Judge was ‘misled’ to get Kim Dotcom warrant: lawyer

Kim Dotcom is accused of industrial-scale online piracy via Megaupload
AFP

Wellington (AFP) – Lawyers for Megaupload founder Kim Dotcom questioned the validity of the internet mogul’s arrest Monday, claiming New Zealand authorities misled a judge to obtain a warrant.

More than six years after an armed police raid saw Dotcom arrested and his empire dismantled, the German national is still fighting extradition to the United States.

The legal battle reached the Court of Appeal in Wellington on Monday, where Dotcom’s lawyers will attempt to overturn two previous court rulings that went against him.

The 44-year-old is accused of industrial-scale online piracy via Megaupload.

If extradited, Dotcom and his co-accused — Finn Batato, Mathias Ortmann, Bram van der Kolk — will face US charges of racketeering, fraud and money laundering carrying jail terms of up to 20 years.

The hearing that opened Monday is set to examine New Zealand’s extradition laws in minute detail.

Barrister Grant Illingworth, representing Ortmann and van der Kolk, said New Zealand authorities had concealed crucial information when applying for an arrest warrant ahead of the January 2012 raid.

He said the application before a District Court judge failed to disclose that New Zealand’s GCSB intelligence service illegally spied on Dotcom before police moved in.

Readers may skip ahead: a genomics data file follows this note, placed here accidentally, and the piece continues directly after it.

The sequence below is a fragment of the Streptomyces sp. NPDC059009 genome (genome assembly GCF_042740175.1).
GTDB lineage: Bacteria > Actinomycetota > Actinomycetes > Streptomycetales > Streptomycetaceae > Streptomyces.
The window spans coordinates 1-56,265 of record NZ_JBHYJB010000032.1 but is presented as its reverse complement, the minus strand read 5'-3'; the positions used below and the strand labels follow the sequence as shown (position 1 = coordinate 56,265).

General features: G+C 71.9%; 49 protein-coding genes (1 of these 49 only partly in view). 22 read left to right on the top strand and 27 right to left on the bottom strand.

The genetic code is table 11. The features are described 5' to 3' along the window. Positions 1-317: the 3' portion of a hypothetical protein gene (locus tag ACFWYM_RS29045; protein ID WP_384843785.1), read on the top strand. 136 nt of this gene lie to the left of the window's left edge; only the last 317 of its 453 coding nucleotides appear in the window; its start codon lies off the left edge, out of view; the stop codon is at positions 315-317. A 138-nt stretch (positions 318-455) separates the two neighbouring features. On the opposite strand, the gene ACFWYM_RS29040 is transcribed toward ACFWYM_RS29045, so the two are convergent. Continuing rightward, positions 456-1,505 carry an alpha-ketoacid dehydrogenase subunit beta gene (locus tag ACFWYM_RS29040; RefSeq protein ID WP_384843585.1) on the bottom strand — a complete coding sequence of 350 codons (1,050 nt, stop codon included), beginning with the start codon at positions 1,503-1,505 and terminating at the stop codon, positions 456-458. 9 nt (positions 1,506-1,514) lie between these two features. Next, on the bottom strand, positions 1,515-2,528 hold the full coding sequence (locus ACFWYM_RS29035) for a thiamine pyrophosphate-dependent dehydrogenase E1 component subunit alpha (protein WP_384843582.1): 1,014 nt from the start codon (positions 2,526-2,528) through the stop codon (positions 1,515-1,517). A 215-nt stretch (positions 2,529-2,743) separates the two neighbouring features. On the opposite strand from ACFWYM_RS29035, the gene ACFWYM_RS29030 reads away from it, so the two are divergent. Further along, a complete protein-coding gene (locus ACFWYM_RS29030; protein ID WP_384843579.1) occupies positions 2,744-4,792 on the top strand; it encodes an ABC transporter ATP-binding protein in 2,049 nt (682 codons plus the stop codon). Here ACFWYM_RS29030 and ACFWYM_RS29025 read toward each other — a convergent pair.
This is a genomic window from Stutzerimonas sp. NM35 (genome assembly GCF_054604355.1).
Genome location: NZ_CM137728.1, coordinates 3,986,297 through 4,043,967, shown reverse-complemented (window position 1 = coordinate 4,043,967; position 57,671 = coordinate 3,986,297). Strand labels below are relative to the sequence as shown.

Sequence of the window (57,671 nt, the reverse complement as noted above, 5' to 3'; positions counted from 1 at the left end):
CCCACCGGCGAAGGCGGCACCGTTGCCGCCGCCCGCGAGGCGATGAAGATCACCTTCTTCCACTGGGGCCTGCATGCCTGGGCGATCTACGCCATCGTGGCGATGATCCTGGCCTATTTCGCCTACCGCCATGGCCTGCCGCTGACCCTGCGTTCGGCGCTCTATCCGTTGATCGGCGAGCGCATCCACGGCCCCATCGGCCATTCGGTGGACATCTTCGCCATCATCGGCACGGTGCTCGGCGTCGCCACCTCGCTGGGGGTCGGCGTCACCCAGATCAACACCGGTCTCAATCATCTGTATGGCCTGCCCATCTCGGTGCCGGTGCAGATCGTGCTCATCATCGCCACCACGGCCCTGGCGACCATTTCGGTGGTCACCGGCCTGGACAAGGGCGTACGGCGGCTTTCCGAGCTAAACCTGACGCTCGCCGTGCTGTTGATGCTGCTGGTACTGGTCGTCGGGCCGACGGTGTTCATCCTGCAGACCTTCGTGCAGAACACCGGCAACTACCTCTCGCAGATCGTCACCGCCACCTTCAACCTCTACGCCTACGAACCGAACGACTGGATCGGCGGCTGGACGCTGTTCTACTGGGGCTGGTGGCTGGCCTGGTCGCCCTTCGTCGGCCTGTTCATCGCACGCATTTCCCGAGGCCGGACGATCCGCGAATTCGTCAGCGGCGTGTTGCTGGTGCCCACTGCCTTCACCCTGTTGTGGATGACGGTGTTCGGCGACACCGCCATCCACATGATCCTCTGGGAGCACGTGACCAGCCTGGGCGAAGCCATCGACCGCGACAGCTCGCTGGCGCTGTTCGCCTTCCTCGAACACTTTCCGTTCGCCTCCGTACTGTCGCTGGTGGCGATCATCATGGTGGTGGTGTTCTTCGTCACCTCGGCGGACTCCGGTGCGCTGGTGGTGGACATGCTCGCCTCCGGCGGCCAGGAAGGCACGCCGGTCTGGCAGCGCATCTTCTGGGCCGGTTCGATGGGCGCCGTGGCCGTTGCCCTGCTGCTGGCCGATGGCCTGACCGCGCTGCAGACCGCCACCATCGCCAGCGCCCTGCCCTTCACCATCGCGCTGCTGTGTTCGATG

Illingworth said the judge should have been given all relevant information.    

“We say that there was misleading conduct at this stage because there was no reference to the fact that information had been gathered illegally by the GCSB,” he said.

The then-prime minister John Key apologised to Dotcom when the spying was revealed in 2012, acknowledging that as a New Zealand resident the GCSB had no right to snoop on him.

Dotcom was not present for the hearing’s opening day.

The appeal is expected to wrap up this week, although a decision from the three judges presiding over the case could take months.

Megaupload was an early example of cloud computing, allowing users to upload large files onto a server so others could easily download them.

At its height in 2011, Megaupload claimed to have 50 million daily users and account for four percent of the world’s internet traffic.

The problem, according to an FBI indictment, was that many of the files shared were copyright-protected films and music.

It alleges Megaupload netted more than $175 million in criminal proceeds and cost copyright owners $500 million-plus by offering pirated content.

Dotcom and his co-accused maintain their innocence.

He has remained outspoken throughout his legal battle and last month marked the sixth anniversary of the raid on his Auckland mansion by announcing a multi-billion dollar damages claim against the New Zealand government.

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